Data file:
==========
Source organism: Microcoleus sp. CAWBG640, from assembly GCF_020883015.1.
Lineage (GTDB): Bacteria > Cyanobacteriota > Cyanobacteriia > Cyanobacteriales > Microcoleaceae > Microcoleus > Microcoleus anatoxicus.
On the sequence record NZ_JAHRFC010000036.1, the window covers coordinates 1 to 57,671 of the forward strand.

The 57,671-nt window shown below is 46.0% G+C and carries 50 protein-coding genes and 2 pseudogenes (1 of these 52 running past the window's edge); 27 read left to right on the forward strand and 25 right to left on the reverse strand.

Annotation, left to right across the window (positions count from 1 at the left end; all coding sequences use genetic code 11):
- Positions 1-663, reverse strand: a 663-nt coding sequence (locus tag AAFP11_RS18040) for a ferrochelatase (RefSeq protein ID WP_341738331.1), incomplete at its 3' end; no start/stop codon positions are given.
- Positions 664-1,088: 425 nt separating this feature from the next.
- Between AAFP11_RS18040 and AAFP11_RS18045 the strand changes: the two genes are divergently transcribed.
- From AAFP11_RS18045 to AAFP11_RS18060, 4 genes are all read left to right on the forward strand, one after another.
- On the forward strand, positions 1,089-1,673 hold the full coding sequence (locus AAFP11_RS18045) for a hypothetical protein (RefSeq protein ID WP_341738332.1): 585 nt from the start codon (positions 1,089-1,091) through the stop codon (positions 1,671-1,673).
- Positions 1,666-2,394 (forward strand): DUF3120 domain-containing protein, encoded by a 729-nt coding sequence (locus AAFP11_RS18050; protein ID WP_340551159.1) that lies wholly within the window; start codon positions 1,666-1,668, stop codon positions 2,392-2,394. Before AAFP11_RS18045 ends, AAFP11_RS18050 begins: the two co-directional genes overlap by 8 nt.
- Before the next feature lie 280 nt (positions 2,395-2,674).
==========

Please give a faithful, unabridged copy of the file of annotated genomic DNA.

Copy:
Source organism: Microcoleus sp. CAWBG640, from assembly GCF_020883015.1.
Lineage (GTDB): Bacteria > Cyanobacteriota > Cyanobacteriia > Cyanobacteriales > Microcoleaceae > Microcoleus > Microcoleus anatoxicus.
On the sequence record NZ_JAHRFC010000036.1, the window covers coordinates 1 to 57,671 of the forward strand.

The 57,671-nt window shown below is 46.0% G+C and carries 50 protein-coding genes and 2 pseudogenes (1 of these 52 running past the window's edge); 27 read left to right on the forward strand and 25 right to left on the reverse strand.

Annotation, left to right across the window (positions count from 1 at the left end; all coding sequences use genetic code 11):
- Positions 1-663, reverse strand: a 663-nt coding sequence (locus tag AAFP11_RS18040) for a ferrochelatase (RefSeq protein ID WP_341738331.1), incomplete at its 3' end; no start/stop codon positions are given.
- Positions 664-1,088: 425 nt separating this feature from the next.
- Between AAFP11_RS18040 and AAFP11_RS18045 the strand changes: the two genes are divergently transcribed.
- From AAFP11_RS18045 to AAFP11_RS18060, 4 genes are all read left to right on the forward strand, one after another.
- On the forward strand, positions 1,089-1,673 hold the full coding sequence (locus AAFP11_RS18045) for a hypothetical protein (RefSeq protein ID WP_341738332.1): 585 nt from the start codon (positions 1,089-1,091) through the stop codon (positions 1,671-1,673).
- Positions 1,666-2,394 (forward strand): DUF3120 domain-containing protein, encoded by a 729-nt coding sequence (locus AAFP11_RS18050; protein ID WP_340551159.1) that lies wholly within the window; start codon positions 1,666-1,668, stop codon positions 2,392-2,394. Before AAFP11_RS18045 ends, AAFP11_RS18050 begins: the two co-directional genes overlap by 8 nt.
- Before the next feature lie 280 nt (positions 2,395-2,674).